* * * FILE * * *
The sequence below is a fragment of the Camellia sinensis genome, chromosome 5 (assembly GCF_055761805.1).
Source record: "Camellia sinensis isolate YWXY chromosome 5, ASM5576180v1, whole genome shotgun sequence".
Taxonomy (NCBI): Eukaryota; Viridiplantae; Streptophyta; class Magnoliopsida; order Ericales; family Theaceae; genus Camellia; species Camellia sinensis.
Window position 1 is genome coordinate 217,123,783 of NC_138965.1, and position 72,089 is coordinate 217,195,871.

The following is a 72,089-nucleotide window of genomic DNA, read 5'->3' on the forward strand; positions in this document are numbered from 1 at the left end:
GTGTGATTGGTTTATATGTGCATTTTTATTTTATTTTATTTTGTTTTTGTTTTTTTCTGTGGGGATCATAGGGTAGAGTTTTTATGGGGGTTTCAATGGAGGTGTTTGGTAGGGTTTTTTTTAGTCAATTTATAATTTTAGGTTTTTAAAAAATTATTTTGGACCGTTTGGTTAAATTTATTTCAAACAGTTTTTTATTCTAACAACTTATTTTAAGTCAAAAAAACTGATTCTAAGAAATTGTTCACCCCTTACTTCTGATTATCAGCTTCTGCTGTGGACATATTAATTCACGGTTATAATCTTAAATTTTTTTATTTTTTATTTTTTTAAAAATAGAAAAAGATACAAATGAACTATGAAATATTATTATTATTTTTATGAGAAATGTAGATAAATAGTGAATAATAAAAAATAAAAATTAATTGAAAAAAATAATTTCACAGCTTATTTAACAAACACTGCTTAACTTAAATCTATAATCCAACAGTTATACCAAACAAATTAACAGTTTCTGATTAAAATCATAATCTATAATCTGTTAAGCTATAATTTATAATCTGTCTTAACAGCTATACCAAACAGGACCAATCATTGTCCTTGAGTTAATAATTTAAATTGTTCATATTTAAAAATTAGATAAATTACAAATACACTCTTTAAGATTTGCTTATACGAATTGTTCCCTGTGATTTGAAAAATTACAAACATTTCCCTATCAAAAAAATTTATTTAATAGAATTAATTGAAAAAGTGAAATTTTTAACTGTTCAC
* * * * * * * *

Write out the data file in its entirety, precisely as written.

The sequence below is a fragment of the Camellia sinensis genome, chromosome 5 (assembly GCF_055761805.1).
Source record: "Camellia sinensis isolate YWXY chromosome 5, ASM5576180v1, whole genome shotgun sequence".
Taxonomy (NCBI): Eukaryota; Viridiplantae; Streptophyta; class Magnoliopsida; order Ericales; family Theaceae; genus Camellia; species Camellia sinensis.
Window position 1 is genome coordinate 217,123,783 of NC_138965.1, and position 72,089 is coordinate 217,195,871.

The following is a 72,089-nucleotide window of genomic DNA, read 5'->3' on the forward strand; positions in this document are numbered from 1 at the left end:
GTGTGATTGGTTTATATGTGCATTTTTATTTTATTTTATTTTGTTTTTGTTTTTTTCTGTGGGGATCATAGGGTAGAGTTTTTATGGGGGTTTCAATGGAGGTGTTTGGTAGGGTTTTTTTTAGTCAATTTATAATTTTAGGTTTTTAAAAAATTATTTTGGACCGTTTGGTTAAATTTATTTCAAACAGTTTTTTATTCTAACAACTTATTTTAAGTCAAAAAAACTGATTCTAAGAAATTGTTCACCCCTTACTTCTGATTATCAGCTTCTGCTGTGGACATATTAATTCACGGTTATAATCTTAAATTTTTTTATTTTTTATTTTTTTAAAAATAGAAAAAGATACAAATGAACTATGAAATATTATTATTATTTTTATGAGAAATGTAGATAAATAGTGAATAATAAAAAATAAAAATTAATTGAAAAAAATAATTTCACAGCTTATTTAACAAACACTGCTTAACTTAAATCTATAATCCAACAGTTATACCAAACAAATTAACAGTTTCTGATTAAAATCATAATCTATAATCTGTTAAGCTATAATTTATAATCTGTCTTAACAGCTATACCAAACAGGACCAATCATTGTCCTTGAGTTAATAATTTAAATTGTTCATATTTAAAAATTAGATAAATTACAAATACACTCTTTAAGATTTGCTTATACGAATTGTTCCCTGTGATTTGAAAAATTACAAACATTTCCCTATCAAAAAAATTTATTTAATAGAATTAATTGAAAAAGTGAAATTTTTAACTGTTCAC